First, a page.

A bad night’s sleep can affect us in many ways. This can include feelings of irritability and our ability to concentrate.
If sleeplessness is a regular occurrence for you, it’s possible you could have insomnia (see the NHS website for further information). Struggling to get a good night’s sleep can also impact our mental health and exacerbate feelings of anxiety and stress.
If you are struggling to get enough zzz’s then here are some handy tips…
Regular sleep hours
Try to stick to regular times for going to bed and waking up. This helps teach your body to sleep better.
Make your sleeping environment more restful
Your bedroom should ideally be cool, it should also be as dark as possible. If you can, set your phone or tablet to ‘Do not disturb’ during your sleep times (some phones let you set this up to be automated so you don’t have to remember every evening). There is a useful video over on the Every Mind Matters website.
Caffeine and alcohol can stop you falling asleep and also prevent you from falling into a deep sleep. If you do have them in the evening, try to avoid them close to bedtime.
Being active in the day and evening can help us get rid of extra energy and is a great stress buster. It may not help to do very vigorous activity like running just before bedtime though!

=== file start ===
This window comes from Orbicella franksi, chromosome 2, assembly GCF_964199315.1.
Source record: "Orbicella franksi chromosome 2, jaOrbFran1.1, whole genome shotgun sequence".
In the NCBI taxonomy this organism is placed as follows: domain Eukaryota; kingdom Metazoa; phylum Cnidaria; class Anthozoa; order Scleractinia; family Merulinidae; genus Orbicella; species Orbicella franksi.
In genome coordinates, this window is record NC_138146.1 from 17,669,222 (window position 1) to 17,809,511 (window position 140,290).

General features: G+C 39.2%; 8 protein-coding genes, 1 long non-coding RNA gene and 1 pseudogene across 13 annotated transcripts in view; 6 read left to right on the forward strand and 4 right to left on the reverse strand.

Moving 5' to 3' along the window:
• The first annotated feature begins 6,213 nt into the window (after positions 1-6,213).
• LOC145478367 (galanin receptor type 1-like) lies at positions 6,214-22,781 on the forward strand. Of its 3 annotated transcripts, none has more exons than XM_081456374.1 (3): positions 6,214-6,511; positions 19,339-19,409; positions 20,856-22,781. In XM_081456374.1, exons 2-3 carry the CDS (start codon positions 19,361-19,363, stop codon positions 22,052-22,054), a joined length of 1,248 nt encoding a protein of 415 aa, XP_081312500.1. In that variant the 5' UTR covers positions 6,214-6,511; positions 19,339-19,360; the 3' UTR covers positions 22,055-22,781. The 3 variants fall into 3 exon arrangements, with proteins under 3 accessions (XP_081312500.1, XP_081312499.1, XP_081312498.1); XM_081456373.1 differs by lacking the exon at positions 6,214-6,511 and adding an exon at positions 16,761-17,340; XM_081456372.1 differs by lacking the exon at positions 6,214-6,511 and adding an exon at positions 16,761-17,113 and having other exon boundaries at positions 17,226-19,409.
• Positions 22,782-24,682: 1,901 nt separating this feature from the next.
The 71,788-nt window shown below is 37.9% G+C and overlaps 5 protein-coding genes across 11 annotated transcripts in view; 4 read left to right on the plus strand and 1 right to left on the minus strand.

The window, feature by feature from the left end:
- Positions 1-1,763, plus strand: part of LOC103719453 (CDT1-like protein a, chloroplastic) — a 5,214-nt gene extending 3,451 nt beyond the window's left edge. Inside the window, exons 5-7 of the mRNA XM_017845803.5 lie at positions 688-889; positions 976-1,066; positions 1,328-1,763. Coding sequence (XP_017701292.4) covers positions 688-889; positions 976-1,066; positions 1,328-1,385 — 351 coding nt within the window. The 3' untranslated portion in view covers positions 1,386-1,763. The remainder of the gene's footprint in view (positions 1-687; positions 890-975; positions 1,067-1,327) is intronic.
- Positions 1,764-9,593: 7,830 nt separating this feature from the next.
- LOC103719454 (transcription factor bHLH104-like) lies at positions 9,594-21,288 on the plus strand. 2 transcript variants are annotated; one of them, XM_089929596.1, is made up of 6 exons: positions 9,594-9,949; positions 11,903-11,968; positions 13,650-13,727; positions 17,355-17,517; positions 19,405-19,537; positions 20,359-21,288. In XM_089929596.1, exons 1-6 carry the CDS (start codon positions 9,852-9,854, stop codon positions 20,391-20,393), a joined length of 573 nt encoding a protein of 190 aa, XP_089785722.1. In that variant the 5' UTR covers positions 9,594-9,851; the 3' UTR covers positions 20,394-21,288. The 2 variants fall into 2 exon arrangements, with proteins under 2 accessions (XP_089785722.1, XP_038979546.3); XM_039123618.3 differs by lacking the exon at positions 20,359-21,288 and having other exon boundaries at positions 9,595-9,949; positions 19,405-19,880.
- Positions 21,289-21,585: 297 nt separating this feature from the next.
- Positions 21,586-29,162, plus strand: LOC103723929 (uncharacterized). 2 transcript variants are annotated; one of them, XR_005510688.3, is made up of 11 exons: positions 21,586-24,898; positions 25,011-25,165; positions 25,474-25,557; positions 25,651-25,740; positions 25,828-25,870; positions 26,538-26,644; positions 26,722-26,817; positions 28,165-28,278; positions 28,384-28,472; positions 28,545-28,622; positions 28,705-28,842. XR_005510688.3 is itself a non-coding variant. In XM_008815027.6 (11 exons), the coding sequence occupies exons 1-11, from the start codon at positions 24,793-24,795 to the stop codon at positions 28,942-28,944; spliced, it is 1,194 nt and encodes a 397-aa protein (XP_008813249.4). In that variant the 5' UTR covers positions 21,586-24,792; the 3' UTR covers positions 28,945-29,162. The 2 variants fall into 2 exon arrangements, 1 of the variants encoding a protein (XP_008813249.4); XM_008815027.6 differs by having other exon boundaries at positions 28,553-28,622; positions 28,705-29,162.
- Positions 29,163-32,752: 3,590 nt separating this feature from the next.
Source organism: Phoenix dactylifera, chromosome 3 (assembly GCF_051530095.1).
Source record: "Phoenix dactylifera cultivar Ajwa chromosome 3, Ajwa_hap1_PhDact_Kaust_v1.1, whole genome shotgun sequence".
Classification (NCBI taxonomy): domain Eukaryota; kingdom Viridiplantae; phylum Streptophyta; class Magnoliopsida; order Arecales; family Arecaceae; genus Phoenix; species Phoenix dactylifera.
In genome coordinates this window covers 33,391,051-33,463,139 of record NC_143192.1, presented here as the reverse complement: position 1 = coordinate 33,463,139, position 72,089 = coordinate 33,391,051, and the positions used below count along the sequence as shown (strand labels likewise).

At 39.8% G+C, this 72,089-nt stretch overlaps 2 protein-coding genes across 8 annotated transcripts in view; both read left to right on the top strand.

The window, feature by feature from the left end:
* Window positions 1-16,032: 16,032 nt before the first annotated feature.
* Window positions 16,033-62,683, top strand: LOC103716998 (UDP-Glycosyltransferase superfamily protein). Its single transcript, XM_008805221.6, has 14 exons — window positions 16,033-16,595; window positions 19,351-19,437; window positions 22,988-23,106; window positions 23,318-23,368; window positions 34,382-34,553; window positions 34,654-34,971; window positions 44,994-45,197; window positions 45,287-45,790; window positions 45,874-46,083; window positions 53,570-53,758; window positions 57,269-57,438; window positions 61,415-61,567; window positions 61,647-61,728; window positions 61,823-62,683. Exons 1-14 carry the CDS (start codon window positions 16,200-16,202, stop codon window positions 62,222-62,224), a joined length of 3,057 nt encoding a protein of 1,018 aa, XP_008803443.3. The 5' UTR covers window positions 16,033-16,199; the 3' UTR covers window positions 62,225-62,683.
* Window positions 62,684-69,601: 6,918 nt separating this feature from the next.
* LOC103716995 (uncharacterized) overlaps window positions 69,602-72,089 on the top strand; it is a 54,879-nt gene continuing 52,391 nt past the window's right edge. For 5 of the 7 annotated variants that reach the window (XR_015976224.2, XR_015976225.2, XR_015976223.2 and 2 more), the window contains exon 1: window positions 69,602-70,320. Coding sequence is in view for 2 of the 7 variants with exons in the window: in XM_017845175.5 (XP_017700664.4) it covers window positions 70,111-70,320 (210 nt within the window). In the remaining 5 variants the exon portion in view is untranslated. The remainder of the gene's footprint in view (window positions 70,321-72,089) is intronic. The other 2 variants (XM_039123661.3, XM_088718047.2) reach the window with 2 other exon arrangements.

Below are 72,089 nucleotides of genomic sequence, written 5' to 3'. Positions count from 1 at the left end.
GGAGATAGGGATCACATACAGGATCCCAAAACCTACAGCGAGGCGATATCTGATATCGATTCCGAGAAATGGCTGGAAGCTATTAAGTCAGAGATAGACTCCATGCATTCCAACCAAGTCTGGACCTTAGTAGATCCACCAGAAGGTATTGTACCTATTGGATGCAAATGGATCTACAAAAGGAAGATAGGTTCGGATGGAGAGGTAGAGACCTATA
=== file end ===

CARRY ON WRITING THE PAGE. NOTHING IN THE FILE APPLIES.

Something specific worrying you?
If something is worrying you and stopping you from sleeping, how about writing it down? Or you could jot down an action plan for tackling it the next day and then go to bed knowing you can take care of it tomorrow. This can be effective in allowing our brain to switch off better.
When to get help
Everyone feels low or anxious sometimes, particularly when difficult things are happening in our lives and sleepless nights can worsen these feelings. If you’re still feeling down or no longer get pleasure from things for most of each day and this lasts for several weeks, you may be experiencing depression.
You can refer yourself to a local Talking Therapies service which is free and confidential or you can talk to your GP.
If you’re having thoughts that life’s not worth living, or you’re self-harming or thinking about doing so, it’s important to tell someone.
These thoughts can be complex, frightening and confusing, but you don’t have to struggle with them alone. Help and support is available right now: Crisis and Emergency Contacts in Surrey